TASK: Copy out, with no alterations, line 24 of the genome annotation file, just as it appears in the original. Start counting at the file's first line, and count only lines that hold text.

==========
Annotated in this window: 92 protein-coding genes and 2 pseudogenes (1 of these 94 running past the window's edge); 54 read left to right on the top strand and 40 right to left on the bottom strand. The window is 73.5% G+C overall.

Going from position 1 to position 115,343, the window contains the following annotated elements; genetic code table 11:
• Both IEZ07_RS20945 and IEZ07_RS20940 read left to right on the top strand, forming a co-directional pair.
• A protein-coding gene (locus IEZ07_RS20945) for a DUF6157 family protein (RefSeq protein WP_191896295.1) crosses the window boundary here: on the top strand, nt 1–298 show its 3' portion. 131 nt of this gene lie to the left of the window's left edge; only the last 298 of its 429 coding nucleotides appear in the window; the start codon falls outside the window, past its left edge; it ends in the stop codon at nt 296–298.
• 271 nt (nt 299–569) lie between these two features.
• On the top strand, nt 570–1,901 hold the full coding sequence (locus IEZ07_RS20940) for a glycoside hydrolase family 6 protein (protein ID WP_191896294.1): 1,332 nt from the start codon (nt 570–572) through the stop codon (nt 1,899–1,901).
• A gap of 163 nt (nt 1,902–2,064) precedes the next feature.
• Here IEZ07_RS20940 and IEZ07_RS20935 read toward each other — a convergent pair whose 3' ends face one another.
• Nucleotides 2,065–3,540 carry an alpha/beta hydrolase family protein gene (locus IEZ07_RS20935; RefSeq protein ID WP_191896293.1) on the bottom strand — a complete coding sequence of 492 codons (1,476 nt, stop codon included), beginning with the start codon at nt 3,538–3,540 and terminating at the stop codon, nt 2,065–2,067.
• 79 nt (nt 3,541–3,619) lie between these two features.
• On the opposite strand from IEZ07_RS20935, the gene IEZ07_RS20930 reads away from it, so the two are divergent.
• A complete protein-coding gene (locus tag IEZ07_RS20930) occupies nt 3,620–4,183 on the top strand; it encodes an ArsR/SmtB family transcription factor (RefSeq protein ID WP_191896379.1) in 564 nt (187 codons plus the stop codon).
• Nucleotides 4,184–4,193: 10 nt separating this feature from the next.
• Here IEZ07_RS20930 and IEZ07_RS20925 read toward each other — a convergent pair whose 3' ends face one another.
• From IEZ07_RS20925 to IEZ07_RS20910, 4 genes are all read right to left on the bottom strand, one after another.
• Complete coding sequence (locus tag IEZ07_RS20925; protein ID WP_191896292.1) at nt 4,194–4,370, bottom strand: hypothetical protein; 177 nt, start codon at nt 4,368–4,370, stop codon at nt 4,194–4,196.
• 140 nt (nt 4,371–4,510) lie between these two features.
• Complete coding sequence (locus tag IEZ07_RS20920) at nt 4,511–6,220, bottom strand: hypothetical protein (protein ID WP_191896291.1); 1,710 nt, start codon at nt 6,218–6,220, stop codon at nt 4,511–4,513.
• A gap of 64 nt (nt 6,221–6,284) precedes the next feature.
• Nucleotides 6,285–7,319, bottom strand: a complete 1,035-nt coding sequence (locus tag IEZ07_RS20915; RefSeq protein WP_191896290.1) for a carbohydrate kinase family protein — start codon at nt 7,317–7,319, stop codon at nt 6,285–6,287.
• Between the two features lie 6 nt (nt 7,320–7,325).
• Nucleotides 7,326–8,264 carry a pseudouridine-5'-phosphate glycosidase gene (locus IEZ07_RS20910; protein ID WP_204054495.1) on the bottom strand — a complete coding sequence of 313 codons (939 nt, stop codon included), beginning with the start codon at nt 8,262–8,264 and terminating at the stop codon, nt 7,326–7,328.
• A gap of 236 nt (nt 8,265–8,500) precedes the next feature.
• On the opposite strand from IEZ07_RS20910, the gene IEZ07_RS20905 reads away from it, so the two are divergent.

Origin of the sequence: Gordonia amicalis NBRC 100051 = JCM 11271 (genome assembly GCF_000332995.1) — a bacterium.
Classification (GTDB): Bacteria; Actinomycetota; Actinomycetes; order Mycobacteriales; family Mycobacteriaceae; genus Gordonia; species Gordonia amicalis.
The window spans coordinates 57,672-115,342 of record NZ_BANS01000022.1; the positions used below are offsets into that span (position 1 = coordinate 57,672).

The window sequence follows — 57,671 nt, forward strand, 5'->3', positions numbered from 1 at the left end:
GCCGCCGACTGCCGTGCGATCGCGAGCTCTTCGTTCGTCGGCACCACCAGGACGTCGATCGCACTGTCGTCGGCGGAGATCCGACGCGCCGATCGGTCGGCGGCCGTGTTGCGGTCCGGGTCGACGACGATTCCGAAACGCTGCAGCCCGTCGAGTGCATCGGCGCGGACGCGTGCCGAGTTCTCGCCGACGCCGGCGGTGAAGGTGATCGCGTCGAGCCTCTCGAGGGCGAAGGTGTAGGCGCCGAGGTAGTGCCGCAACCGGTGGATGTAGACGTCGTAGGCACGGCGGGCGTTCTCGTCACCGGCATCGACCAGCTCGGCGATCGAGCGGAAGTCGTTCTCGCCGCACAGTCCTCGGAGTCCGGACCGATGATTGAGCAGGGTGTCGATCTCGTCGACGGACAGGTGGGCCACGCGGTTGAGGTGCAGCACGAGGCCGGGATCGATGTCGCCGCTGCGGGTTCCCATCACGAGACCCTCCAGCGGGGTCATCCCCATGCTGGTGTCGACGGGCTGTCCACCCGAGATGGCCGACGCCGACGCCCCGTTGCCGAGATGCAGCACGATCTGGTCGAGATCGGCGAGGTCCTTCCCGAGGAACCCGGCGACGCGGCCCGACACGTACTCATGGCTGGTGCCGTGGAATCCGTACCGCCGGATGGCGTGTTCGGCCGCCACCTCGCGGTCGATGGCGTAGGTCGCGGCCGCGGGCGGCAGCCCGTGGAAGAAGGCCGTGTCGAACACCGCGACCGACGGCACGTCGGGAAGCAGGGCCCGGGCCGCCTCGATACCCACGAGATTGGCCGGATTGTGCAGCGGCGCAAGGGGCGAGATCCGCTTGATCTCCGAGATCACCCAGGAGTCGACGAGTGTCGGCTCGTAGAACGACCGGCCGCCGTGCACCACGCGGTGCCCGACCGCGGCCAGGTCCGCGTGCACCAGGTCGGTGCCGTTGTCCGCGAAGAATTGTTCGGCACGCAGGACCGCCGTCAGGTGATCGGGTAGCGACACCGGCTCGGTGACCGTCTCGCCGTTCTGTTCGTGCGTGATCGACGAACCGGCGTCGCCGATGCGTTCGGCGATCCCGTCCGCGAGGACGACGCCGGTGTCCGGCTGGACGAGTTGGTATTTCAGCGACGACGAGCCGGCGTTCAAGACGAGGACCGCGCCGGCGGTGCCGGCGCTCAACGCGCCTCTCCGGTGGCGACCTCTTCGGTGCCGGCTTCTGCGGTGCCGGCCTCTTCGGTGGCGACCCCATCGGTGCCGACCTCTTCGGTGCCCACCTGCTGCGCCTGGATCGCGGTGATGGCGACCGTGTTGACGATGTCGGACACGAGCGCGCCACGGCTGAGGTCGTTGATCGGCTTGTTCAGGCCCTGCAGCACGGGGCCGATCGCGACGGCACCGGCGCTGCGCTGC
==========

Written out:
• On the opposite strand from IEZ07_RS20910, the gene IEZ07_RS20905 reads away from it, so the two are divergent.